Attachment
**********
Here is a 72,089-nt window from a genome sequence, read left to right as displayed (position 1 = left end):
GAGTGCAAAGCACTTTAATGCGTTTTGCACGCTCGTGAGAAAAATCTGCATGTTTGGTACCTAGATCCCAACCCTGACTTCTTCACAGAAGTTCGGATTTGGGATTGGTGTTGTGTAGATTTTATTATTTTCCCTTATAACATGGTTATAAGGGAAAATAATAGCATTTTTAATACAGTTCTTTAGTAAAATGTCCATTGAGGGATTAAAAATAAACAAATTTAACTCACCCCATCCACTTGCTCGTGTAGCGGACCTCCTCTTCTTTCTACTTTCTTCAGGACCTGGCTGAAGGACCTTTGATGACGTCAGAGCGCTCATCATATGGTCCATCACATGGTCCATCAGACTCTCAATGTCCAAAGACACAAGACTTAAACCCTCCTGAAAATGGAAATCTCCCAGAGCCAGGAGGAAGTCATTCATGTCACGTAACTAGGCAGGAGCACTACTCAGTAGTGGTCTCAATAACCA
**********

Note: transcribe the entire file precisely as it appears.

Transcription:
Here is a 72,089-nt window from a genome sequence, read left to right as displayed (position 1 = left end):
GAGTGCAAAGCACTTTAATGCGTTTTGCACGCTCGTGAGAAAAATCTGCATGTTTGGTACCTAGATCCCAACCCTGACTTCTTCACAGAAGTTCGGATTTGGGATTGGTGTTGTGTAGATTTTATTATTTTCCCTTATAACATGGTTATAAGGGAAAATAATAGCATTTTTAATACAGTTCTTTAGTAAAATGTCCATTGAGGGATTAAAAATAAACAAATTTAACTCACCCCATCCACTTGCTCGTGTAGCGGACCTCCTCTTCTTTCTACTTTCTTCAGGACCTGGCTGAAGGACCTTTGATGACGTCAGAGCGCTCATCATATGGTCCATCACATGGTCCATCAGACTCTCAATGTCCAAAGACACAAGACTTAAACCCTCCTGAAAATGGAAATCTCCCAGAGCCAGGAGGAAGTCATTCATGTCACGTAACTAGGCAGGAGCACTACTCAGTAGTGGTCTCAATAACCA